Naquins of Louisiana
The Naquins of Louisiana stem from the families of two Acadians of that surname, Ambroise and Charles who arrived in New Orleans with their children in the 1785 migration of exiles from France. The two were cousins, grandsons of Jean-Baptiste Naquin dit l'Etoile who came to Acadia from France around 1690. Sent by Spanish authorities first to the Acadian Coast (Ascension Parish), the Naquins eventually settled along Bayou Lafourche.
By 1788, Charles Naquin (Widower of Anne Doiron) and his children, as well as one of the sons of Ambroise - Pierre (m. 1878 Anne Robichaux) - had made homes along the bayou; by 1795 Pierre's twin brother, Joseph (m. 1787 Marie-Josephe Arcement) had joined him on the Lafourche. The descendants of Pierre and Joseph settled along the central part of the bayou, especially from present Thibodeaux southward in the Lafourche Parish, whereas those of Charles Naquin established farms mainly along the various bayous in eastern Terrrebonne Parish. Today nearly half of the approximately 900 Naquin households in Louisiana still reside in those 2 parishes, chiefly in the cities of Thibodeaux (130) and Houma (86).
Like other early settlers in the Lafourche area, the Naquins were small farmers, Charles Naquin was one of the first Acadians to take up land along Bayou Terrebonne, the main distributary that branches southward from the Lafourche; in 1795 he obtained from the Spanish government a grant of about 400 acres, probably around the present city of Houma. After the Civil War an increasing number of Charles' descendants (stemming mainly from his son, Jean-Charles (m. 1800 Madeleine LeBoeuf)) were registering baptisms and marriages in the church at Montegut, indicating settlement in the lower port of Bayou Terrebonne and likely along Bayou Petit Caillou immediately to the west. At least by the early 1900s, and possibly earlier, several Naquin families were residing along Bayou Pointe-aux-Chenes (Pointe-au-Chien) within the coastal marshes of extreme southeastern Terrebonne. Probably most of these, like other Acadians of that area, were part-time farmers and trappers; apparently none of the Naquins of Terrebonne became large sugar planters.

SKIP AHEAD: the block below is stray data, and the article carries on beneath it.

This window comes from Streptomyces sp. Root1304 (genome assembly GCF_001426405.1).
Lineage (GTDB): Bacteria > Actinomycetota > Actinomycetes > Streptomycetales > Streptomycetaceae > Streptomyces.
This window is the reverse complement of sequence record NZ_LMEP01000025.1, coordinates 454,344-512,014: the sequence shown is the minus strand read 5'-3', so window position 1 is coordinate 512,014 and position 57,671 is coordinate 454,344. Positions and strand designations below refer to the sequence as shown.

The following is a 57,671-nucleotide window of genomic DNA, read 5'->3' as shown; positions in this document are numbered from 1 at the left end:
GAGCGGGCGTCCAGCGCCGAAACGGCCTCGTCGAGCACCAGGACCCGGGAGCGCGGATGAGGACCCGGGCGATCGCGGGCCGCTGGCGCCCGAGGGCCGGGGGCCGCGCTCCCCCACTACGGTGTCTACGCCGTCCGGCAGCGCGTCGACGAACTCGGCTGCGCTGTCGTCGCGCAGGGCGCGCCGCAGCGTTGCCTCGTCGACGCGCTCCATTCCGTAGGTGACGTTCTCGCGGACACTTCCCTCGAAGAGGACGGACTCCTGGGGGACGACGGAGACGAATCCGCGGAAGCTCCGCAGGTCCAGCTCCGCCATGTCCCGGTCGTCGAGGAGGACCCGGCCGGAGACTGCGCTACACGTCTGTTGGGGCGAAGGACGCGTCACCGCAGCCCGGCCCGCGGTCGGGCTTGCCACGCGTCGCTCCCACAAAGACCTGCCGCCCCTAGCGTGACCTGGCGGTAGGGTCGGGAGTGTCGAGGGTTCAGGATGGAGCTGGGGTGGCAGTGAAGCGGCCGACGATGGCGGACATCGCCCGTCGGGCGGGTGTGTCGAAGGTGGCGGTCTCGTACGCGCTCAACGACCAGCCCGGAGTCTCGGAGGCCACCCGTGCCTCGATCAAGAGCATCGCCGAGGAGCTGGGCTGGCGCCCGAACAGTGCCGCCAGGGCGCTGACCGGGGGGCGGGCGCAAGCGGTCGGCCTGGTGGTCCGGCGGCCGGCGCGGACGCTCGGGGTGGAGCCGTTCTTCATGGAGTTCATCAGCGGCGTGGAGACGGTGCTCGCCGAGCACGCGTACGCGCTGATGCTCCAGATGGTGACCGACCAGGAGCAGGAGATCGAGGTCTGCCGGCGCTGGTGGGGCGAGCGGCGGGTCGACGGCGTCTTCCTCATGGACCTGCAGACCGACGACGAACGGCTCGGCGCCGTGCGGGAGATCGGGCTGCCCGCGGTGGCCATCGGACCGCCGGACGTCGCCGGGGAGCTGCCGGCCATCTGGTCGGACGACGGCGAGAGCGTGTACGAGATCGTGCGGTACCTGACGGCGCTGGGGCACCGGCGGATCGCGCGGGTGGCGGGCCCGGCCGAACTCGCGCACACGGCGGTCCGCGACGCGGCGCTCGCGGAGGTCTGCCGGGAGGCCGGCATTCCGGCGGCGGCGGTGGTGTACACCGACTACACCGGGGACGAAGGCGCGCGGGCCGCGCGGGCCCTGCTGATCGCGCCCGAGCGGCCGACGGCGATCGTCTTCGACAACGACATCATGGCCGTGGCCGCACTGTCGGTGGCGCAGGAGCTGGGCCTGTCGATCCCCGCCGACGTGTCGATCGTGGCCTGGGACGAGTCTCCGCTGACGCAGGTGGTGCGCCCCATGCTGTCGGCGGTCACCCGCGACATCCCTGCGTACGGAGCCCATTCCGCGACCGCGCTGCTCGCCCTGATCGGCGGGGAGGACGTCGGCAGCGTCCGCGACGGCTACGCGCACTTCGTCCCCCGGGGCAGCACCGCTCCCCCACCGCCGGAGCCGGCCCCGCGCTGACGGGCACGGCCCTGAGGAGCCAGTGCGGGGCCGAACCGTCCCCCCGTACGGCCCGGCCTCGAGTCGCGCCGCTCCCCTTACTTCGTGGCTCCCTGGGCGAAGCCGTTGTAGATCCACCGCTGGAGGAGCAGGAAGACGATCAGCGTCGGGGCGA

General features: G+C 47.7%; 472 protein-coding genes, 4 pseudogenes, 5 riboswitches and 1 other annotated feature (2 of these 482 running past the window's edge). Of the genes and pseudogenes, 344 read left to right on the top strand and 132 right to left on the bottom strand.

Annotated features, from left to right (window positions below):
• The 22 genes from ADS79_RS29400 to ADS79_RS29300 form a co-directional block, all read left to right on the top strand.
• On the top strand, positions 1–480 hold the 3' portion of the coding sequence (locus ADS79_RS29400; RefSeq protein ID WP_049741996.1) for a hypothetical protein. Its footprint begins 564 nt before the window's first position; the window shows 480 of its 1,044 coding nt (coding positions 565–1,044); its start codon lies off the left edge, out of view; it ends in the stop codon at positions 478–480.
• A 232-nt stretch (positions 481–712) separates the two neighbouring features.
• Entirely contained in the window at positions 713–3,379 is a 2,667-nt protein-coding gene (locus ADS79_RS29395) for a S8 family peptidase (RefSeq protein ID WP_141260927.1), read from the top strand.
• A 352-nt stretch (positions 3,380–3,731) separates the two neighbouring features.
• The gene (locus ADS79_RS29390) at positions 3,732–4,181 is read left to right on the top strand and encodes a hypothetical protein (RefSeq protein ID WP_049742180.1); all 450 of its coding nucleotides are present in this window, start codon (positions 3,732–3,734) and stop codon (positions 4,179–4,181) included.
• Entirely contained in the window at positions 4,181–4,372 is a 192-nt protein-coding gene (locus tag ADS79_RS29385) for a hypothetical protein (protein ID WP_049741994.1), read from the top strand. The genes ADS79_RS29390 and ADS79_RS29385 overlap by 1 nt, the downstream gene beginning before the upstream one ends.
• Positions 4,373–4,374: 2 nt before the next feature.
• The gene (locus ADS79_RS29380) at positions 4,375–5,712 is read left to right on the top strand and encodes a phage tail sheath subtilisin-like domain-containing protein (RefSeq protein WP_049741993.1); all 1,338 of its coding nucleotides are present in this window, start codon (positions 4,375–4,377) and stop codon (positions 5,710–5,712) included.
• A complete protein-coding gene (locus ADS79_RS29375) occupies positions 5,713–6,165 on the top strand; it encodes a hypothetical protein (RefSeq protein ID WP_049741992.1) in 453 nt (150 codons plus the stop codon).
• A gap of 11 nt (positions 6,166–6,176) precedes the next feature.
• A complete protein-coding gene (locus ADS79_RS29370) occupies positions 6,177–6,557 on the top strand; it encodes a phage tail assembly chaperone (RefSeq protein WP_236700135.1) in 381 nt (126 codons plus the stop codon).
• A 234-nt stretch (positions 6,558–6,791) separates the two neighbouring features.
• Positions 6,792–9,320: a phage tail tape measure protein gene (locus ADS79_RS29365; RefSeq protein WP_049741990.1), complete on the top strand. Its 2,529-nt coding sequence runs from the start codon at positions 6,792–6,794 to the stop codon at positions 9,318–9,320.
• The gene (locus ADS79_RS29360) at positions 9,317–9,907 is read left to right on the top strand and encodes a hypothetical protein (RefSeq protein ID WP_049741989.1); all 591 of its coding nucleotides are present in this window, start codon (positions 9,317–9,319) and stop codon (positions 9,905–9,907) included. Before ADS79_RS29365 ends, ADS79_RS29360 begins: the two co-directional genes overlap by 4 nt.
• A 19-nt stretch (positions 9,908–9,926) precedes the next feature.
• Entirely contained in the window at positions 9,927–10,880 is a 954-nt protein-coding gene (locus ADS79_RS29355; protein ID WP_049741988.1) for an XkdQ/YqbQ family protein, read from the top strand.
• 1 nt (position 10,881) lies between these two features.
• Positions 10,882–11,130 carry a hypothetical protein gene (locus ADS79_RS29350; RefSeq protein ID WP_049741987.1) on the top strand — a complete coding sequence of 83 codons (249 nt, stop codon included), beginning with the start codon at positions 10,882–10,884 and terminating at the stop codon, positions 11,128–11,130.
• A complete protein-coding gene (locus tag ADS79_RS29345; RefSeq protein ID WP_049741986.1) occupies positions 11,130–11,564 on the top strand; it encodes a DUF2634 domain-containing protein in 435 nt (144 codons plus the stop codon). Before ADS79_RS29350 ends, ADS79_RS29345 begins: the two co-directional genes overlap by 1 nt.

Before the Civil War another movement of the Naquins of Lafourche and Terrebonne, along with other French-speaking families, took place along Bayou Black westward from Houma toward the lower Teche; by the late 1850s many were using the church at Chacahoula, northeast of Bayou Black, for recording baptisms and marriages. This movement continued with the Bayou Teche area during the 1870s and 1880s, for during that period several Naquin families that once resided near Thibodeaux and Houma were recorded as living near New Iberia and farther up the Teche at Cecilia and Arnaudville.  One family from Houma (Michel-Leufroy, great-grandson of Charles Naquin and Anne Doiron, and wife Aimie Butler) even settled as far north as Ville Platte in the early 1880s. The relatively few Nawuins who now live in the Teche country and the parishes of St. Landry and Evangeline are the descendants of those migrants. Unlike many of their Acadian compatriots, few Naquins settled in the rice country of southwestern La.; recently many probably have been attracted more by jobs in the industries of New Orleans and Baton Rouge than by similar opportunities in more distant southeastern Texas.